I continue using this strategy over the course of several hours or until I have reached my original target of $300. Once I reach $300, I’m picking up my chips and heading for the pool, regardless of how much fun I’m having or how cute the blond sitting next to me is.
Applying This Strategy to Precious Metals Investing
Obviously, the strategy as it applies to precious metals investing is more complex than a friendly game of blackjack at the Bellagio. The above example is intended to illustrate the fact that it is very important to take profits when given the opportunity to do so. Remember, it never hurts to take profits off the table, even if there is an opportunity for further gain (so long as money is on the table, there is also an opportunity for loss). Cashing in profits, when they become available, is a smart and wise decision. The money earned can always be played later or reinvested into another opportunity all together.
For example, as it relates to gold and silver investing, the metals have been on a healthy run as of late. Gold is up 20% so far this year and silver over 30%. That has created plenty of opportunity for investors who bought precious metals at lower spot prices between 2014 and 2018 to take some money off the table.
Personally, on August 30th I sold 20% of my silver holdings at $18.38/oz. Although I was fairly confident at the time that the price of silver would continue rising (as reflected by my decision to keep 80% of my silver ‘in the game’), taking a few dollars profit per oz was a healthy and wise decision. I slept well that night.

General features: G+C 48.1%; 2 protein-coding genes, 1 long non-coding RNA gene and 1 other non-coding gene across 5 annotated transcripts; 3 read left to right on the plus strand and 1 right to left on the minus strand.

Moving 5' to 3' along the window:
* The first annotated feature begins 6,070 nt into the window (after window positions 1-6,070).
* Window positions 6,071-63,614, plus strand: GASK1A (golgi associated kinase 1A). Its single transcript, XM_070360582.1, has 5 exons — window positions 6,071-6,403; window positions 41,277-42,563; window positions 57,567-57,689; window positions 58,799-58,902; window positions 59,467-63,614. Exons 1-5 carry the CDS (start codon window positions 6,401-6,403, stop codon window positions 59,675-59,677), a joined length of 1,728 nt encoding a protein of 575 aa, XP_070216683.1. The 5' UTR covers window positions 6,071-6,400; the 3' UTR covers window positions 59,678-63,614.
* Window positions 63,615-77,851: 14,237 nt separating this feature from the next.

As per having a target price in mind to sell all of my silver holdings at, it’s a very personal number, but more importantly, I do have an exit price in mind. Too often, I see precious metal investors waiting for new record highs or frankly unrealistic numbers to be achieved before they will take any profits at all. They are doing themselves a disservice.
For example, if you believe that gold will trade at $10,000/oz, and therefor do not sell any ounces as the price ticks upwards past $2000/oz, $3000/oz, $5000/oz and onwards, you may be in for a big disappointment. If the price retracks sharply or settles into a new range anywhere between the current price and $10,000/oz, you will have missed numerous occasions to lock in healthy gains along the way.
Do yourself a favor, have an exit price in mind and never regret locking in profits. For advanced training on this subject matter, I recommend a 3-night stay at the Bellagio in Las Vegas. Just watch the tables.
Mark Yaxley is the General Manager for Strategic Wealth Preservation, a fully-integrated precious metals dealer and global storage provider. Following the completion of his studies at McGill University, Mark joined world-renowned Kitco Metals in 2006, serving as their Product Development Manager and Product Marketing Manager until 2013. Mark joined Strategic Wealth Preservation in 2014 as their Head of Operations and now serves as the General Manager, focusing on the diverse needs of SWP’s high-net-worth and commercial clients.